On the second floor are displays relating to the agricultural past of the area, as well as military flags and history, old religious art and statues of Castelllón and a really wonderful collection of children’s toys from the early 20th century. We also enjoyed one entire wall of shelves filled with hundreds of small ceramic toros (bulls).
The third floor was dedicated to the decorative and domestic arts of the 19th and 20th centuries. We saw awesome antique sewings machines and irons, locally sourced hemp woven into shoes, weaving machines and old printing presses, furniture for a lounge or living room, game room collections, a dining room set up and an office arrangement that would have belonged to a doctor.
One of the city’s emblems is this intricately designed street lamp called La Farola. It was created in 1929 and is surrounded by the few remaining modernist style buildings in the city of Castellón.
Museu de Bellas Artes
Opened in 2001, the Fine Arts Museum showcases a collection of art that was initially donated by local collectors. They proudly display 8 large magnificent Francisco de Zurbarán (1598-1664) oils recently acquired from Costelló’s Royal Convent of Capuchin Nuns.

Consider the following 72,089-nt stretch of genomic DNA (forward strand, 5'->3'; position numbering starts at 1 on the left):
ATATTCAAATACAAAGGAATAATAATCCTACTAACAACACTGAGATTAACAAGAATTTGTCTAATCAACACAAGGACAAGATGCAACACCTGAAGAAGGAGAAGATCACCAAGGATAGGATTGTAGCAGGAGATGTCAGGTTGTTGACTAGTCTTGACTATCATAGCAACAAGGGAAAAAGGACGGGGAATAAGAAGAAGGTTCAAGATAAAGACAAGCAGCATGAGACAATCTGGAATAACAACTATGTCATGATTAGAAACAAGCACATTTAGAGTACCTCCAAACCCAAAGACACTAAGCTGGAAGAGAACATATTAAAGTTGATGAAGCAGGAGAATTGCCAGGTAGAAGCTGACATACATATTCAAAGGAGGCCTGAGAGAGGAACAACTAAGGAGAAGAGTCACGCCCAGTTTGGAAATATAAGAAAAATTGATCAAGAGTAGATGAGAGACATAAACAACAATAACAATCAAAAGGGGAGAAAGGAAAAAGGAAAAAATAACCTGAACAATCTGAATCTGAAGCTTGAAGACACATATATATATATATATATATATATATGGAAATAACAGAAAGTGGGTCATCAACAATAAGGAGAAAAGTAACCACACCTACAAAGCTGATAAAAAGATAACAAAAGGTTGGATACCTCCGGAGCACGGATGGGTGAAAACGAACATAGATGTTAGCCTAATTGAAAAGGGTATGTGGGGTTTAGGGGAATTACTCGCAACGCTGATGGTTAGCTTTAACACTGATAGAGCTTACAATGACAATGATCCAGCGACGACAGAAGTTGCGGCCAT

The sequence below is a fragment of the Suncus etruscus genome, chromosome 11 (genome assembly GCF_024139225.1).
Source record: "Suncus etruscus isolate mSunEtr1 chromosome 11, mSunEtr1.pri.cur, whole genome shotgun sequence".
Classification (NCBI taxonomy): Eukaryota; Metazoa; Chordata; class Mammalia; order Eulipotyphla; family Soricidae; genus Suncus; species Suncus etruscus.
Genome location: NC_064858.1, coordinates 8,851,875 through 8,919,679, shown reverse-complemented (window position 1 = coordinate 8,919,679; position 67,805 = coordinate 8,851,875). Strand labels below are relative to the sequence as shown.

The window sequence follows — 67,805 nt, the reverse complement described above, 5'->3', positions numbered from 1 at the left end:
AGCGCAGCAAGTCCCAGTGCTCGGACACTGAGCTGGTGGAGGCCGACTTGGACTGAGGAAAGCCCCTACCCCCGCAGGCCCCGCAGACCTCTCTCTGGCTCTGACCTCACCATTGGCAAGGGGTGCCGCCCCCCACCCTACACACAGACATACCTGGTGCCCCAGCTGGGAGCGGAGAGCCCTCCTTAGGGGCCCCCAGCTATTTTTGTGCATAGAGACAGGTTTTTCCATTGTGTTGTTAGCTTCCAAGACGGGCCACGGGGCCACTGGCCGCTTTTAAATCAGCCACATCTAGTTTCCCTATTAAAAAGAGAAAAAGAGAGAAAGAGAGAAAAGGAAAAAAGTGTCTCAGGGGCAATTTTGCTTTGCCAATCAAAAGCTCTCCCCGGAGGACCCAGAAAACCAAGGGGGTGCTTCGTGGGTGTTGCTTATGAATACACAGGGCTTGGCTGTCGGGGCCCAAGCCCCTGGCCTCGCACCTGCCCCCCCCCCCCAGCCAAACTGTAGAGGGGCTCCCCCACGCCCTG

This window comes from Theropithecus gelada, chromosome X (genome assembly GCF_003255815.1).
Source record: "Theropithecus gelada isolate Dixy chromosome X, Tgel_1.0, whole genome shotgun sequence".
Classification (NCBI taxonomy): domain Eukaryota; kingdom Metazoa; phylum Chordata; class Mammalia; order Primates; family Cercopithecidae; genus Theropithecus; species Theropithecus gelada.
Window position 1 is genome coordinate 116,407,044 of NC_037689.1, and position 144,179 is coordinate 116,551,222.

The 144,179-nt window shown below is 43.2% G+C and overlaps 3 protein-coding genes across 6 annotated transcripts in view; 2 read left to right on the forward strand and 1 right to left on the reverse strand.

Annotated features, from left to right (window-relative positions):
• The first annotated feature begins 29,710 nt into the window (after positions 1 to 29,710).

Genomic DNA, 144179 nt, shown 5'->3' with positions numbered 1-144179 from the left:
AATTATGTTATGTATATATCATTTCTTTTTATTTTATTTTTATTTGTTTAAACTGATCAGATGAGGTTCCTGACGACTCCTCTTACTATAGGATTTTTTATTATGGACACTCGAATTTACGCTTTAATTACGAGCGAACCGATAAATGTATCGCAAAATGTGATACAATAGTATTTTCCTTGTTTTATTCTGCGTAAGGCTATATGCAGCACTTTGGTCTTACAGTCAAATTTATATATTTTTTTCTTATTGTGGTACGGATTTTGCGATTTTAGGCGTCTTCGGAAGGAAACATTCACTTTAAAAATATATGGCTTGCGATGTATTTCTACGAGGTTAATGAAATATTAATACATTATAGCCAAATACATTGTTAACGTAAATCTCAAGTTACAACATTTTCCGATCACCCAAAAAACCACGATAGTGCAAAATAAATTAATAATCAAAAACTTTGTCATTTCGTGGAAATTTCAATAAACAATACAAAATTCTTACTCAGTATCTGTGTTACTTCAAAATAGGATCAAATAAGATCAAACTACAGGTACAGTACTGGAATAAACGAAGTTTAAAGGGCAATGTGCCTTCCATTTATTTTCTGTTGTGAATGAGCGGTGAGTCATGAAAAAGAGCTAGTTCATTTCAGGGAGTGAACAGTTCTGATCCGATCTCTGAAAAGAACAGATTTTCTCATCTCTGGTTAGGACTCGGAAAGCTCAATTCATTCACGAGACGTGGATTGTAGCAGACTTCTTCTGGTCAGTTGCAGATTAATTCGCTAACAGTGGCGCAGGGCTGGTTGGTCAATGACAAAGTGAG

Zurbarán was a Spanish painter, nicknamed the “Spanish Caravaggio”, known primarily for his religious paintings depicting monks, nuns, martyrs and for his beautiful still-lifes. This museum had a number of other wonderful paintings we enjoyed.
The gallery also has rooms devoted to archaeology, ethnology and a collection of Valencian ceramics. The building itself is quite striking and has won numerous architectural awards.
Another successful day trip completed. From the home and lands of the friendly giant.
Salut from these Castellonenses,
Ted and Julia